GRU, one-time spies, and fire: Russia intensifies its subversive activities in Europe

Recently, the number of reports of Russian sabotage and influence operations in a number of European countries has increased. This includes the entire spectrum of so-called “active measures,” as once defined by the Soviet KGB.

For instance, recent reports indicate that Russian intelligence recruited British citizens to set fire to offices of Ukraine-linked businesses in London, leading to their arrest in April. According to preliminary investigative data, in addition to Russian intelligence, the notorious Wagner PMC paramilitary group, known for participating in wars in Syria, Africa, and Ukraine, was also involved.

On May 24, British law enforcement officials reported a new case. A man has been charged with assisting Russian intelligence after being arrested by UK counter-terror police, BBC reported.

Howard Michael Phillips, 64, from Harlow in Essex, was arrested in central London and is due at Westminster Magistrates’ Court on Thursday afternoon. Investigators have also searched addresses in Hertfordshire and Essex. Mr. Phillips was arrested under new National Security Act powers, which mean people can be detained without a warrant if police “reasonably” suspect they are involved “in foreign power threat activity.” The charge covers actions that “materially assist a foreign intelligence service in carrying out UK-related activities.”.

On May 23, Estonian border guards noticed that their Russian counterparts had removed 25 of the 50 buoys that Estonia had installed on the Narva River to prevent boats from accidentally crossing the border. European Union foreign policy chief Josep Borrell said the incident “is part of a broader pattern of provocative behavior and hybrid actions by Russia.”

Estonia also dubbed it “unacceptable,” but said its response “remains calm and clear-eyed.” “We treat this as a provocative border incident,” the Foreign Ministry in Tallinn said on May 23. Josep Borrell deemed the removal of Estonian buoys by Russian border guards on a river that separates the Baltic country from Russia as “unacceptable”.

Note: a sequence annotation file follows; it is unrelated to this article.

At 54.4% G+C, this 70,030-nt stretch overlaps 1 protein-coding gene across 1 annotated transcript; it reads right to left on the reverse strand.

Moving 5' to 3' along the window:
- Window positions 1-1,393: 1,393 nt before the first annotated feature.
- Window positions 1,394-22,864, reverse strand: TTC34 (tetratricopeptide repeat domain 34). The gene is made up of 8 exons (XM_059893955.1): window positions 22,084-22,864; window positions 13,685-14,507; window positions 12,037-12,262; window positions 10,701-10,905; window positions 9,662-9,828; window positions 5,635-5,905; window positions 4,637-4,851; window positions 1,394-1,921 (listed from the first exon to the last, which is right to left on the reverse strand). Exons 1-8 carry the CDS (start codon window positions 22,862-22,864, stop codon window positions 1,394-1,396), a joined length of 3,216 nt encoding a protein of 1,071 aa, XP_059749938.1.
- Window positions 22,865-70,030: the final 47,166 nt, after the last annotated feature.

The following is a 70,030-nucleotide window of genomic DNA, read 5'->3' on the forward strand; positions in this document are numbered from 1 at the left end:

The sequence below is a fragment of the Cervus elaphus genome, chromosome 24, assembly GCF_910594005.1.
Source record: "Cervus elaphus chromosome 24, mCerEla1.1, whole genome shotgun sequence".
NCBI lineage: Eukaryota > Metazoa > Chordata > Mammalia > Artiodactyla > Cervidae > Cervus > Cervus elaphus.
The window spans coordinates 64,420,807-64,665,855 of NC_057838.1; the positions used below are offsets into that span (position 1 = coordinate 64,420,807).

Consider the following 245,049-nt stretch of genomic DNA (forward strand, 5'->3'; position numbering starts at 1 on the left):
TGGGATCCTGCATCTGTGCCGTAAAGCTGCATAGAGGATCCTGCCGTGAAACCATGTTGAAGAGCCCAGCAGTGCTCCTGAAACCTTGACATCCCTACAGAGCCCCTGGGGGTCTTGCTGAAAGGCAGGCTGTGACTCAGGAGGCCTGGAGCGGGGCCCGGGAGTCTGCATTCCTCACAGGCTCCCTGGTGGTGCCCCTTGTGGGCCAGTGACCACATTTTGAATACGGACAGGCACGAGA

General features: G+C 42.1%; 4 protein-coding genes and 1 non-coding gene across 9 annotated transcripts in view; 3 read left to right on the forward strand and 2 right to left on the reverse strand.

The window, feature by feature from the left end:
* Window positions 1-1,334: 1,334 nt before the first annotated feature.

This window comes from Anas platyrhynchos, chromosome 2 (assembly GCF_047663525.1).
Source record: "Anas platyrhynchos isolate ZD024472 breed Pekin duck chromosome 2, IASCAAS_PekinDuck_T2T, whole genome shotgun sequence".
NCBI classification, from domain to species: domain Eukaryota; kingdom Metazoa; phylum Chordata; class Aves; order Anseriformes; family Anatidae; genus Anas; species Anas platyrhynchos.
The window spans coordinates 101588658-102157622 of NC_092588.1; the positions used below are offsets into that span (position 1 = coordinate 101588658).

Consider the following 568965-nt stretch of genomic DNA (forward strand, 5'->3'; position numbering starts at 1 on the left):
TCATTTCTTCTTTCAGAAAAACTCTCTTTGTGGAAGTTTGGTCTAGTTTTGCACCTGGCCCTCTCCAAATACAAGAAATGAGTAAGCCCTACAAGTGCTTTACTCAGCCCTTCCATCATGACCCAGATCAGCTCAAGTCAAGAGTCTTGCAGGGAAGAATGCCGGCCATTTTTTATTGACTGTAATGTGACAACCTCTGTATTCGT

Meanwhile, reports surfaced in Poland of a series of arrests linked to suspected Russian sabotage operations. In response, the Polish government is ramping up security measures at Rzeszów-Jasionka Airport. This airport becomes a crucial hub for transporting Western military assistance to Ukraine.

Polish Interior Minister Tomasz Siemoniak highlighted what he described as the unprecedented level of foreign interference in his country. “We are facing a foreign state that is conducting hostile and—in military parlance—kinetic action on Polish territory,” Siemoniak said. “One-time agents,” recruited from criminal or hooligan circles, typically execute such operations, willing to undertake dangerous tasks for financial gain, he added.

In one notable case, the National Public Prosecutor’s Office detailed the detention of a man identified only as Paweł K., who allegedly volunteered to work for Russia’s GRU military intelligence. Investigators charged the suspect with gathering information about the security at Rzeszów-Jasionka Airport, with the intention of aiding in the planning of an attack, including a potential assassination attempt on Ukrainian President Volodymyr Zelensky.

“We’re no longer talking about agents of influence or some online activities,” Siemoniak said. “These are individuals who are willing to come and set things on fire. There has never been anything like this before,” the Polish official added.

These are just a few of a number of events in Europe that have been linked to Russian intelligence. But their intensity indicates that Russia is stepping up its subversive efforts against the West, particularly European countries.

In fact, every citizen of the Russian Federation can be a potential agent of influence or a disguised intelligence representative. That is why the recent decision of the Norwegian authorities to significantly restrict visas for Russian tourists seems to be a reasonable response—in the current situation, it is impossible to guarantee that one of these “tourists” is not planning to sabotage an important defense facility.

These events have highlighted that countering Russian hybrid influence is becoming critically important not only for Ukraine but for the whole of Europe.

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